A high school junior was getting ready to attend a college fair, so she stopped by her school counselor’s office to get some advice on how to prepare.  They talked about the colleges she might want to talk to, the questions she should ask, and the importance of writing down the answers each college gave her.

The counselor then suggested the student take a copy of her transcript along to show to the college admission officers.  “It will give them a sense of what you’ve done, and they can offer suggestions on what you can take next year.”

“Does anyone else do this?” the girl asked.

“No” the counselor responded, “but you should.”

The week after the college fair, the girl’s mother came by the counseling office.  “Thank you so much for talking to my daughter before the college fair.  The colleges were impressed by the questions she asked, she felt more confident, and after she showed them her transcript, one college even said they’d most likely offer her a scholarship worth $68,000.”

The key to this student’s success lies in three simple steps:

She planned ahead.  By paying attention to school announcement and counselor e-mails, the student had ample time to know the college fair was coming.  This gave her plenty of time to prepare for the event.

She asked for help.  Part of her preparation was realizing she didn’t know what to do, but because she had plenty of time before the event, she was able to get the assistance she needed—and was able to do so without putting the counselor in a time crunch.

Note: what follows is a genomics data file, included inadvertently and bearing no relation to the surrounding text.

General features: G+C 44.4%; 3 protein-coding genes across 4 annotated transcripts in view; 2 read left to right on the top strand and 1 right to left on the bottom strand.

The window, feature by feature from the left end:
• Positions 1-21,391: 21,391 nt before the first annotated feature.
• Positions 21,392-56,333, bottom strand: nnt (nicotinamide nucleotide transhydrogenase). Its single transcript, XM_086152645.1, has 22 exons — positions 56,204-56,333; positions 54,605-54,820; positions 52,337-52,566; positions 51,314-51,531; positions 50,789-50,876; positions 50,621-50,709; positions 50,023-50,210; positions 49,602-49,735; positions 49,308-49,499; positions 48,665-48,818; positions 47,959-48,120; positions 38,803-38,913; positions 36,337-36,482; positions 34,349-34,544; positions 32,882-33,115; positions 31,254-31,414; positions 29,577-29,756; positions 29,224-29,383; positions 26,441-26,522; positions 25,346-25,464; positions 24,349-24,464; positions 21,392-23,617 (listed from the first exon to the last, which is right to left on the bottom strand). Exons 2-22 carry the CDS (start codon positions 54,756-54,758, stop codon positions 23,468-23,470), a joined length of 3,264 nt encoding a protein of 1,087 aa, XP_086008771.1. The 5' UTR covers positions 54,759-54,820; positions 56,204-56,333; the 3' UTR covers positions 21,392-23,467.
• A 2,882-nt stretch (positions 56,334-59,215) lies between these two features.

She acted on the advice she was given.  It would have been easy enough to thank the counselor, walk out of the office, and forget what his advice was.  It also would have been easy enough for her to say “Is he serious?  I’m not going to be the only one to take a transcript to the college fair!” But she knew her counselor well enough to trust his advice, and felt confident enough to do what she needed to do to take care of herself—and that confidence made all the difference.

In about a month, many seniors will start to panic, and decide it’s time for desperate measures:  mailing homemade chocolate chip cookies to the admissions office; renting billboard space on every freeway that leads to the college, to make sure the rep reading your application knows your name and face; signing up for 9 clubs at the start of senior year.

Instead of panicking in a month, sit down two weeks from now and think about the next steps you need to take on your college path.  Once that’s done, seek out the help you need to complete that work, then take action.  This may not bring the same adrenaline rush as writing your college essays ten minutes before they’re due, but in the hurricane that college admissions can become, there’s a lot to be said for operating from the center that’s the calm of the storm.